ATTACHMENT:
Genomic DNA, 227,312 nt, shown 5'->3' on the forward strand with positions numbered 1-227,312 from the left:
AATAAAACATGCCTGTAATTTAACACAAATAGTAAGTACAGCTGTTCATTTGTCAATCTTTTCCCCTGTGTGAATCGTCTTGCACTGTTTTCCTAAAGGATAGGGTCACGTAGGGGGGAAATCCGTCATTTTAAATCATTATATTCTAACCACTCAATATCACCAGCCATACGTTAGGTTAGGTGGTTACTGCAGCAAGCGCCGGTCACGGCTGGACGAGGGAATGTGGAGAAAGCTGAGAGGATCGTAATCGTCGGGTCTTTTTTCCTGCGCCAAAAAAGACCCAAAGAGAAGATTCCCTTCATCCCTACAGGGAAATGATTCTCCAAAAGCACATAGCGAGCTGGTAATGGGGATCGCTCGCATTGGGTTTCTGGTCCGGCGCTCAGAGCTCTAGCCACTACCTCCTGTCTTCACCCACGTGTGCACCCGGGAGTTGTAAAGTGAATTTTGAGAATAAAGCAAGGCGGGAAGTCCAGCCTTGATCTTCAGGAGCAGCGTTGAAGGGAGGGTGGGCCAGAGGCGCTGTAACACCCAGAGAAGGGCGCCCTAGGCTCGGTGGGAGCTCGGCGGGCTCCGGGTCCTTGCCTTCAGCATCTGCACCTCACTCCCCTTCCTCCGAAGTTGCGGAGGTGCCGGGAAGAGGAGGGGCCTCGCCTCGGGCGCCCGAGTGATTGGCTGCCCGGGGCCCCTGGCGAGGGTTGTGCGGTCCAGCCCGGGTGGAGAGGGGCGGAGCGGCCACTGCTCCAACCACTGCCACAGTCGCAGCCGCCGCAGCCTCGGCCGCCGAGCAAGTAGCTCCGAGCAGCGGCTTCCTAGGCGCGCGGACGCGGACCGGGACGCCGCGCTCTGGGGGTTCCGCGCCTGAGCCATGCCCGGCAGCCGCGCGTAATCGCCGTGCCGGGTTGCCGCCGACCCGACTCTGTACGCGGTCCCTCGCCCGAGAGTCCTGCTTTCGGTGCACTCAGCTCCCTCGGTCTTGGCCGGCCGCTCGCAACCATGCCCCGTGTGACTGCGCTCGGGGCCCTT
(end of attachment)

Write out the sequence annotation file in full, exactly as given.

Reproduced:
Genomic DNA, 227,312 nt, shown 5'->3' on the forward strand with positions numbered 1-227,312 from the left:
AATAAAACATGCCTGTAATTTAACACAAATAGTAAGTACAGCTGTTCATTTGTCAATCTTTTCCCCTGTGTGAATCGTCTTGCACTGTTTTCCTAAAGGATAGGGTCACGTAGGGGGGAAATCCGTCATTTTAAATCATTATATTCTAACCACTCAATATCACCAGCCATACGTTAGGTTAGGTGGTTACTGCAGCAAGCGCCGGTCACGGCTGGACGAGGGAATGTGGAGAAAGCTGAGAGGATCGTAATCGTCGGGTCTTTTTTCCTGCGCCAAAAAAGACCCAAAGAGAAGATTCCCTTCATCCCTACAGGGAAATGATTCTCCAAAAGCACATAGCGAGCTGGTAATGGGGATCGCTCGCATTGGGTTTCTGGTCCGGCGCTCAGAGCTCTAGCCACTACCTCCTGTCTTCACCCACGTGTGCACCCGGGAGTTGTAAAGTGAATTTTGAGAATAAAGCAAGGCGGGAAGTCCAGCCTTGATCTTCAGGAGCAGCGTTGAAGGGAGGGTGGGCCAGAGGCGCTGTAACACCCAGAGAAGGGCGCCCTAGGCTCGGTGGGAGCTCGGCGGGCTCCGGGTCCTTGCCTTCAGCATCTGCACCTCACTCCCCTTCCTCCGAAGTTGCGGAGGTGCCGGGAAGAGGAGGGGCCTCGCCTCGGGCGCCCGAGTGATTGGCTGCCCGGGGCCCCTGGCGAGGGTTGTGCGGTCCAGCCCGGGTGGAGAGGGGCGGAGCGGCCACTGCTCCAACCACTGCCACAGTCGCAGCCGCCGCAGCCTCGGCCGCCGAGCAAGTAGCTCCGAGCAGCGGCTTCCTAGGCGCGCGGACGCGGACCGGGACGCCGCGCTCTGGGGGTTCCGCGCCTGAGCCATGCCCGGCAGCCGCGCGTAATCGCCGTGCCGGGTTGCCGCCGACCCGACTCTGTACGCGGTCCCTCGCCCGAGAGTCCTGCTTTCGGTGCACTCAGCTCCCTCGGTCTTGGCCGGCCGCTCGCAACCATGCCCCGTGTGACTGCGCTCGGGGCCCTT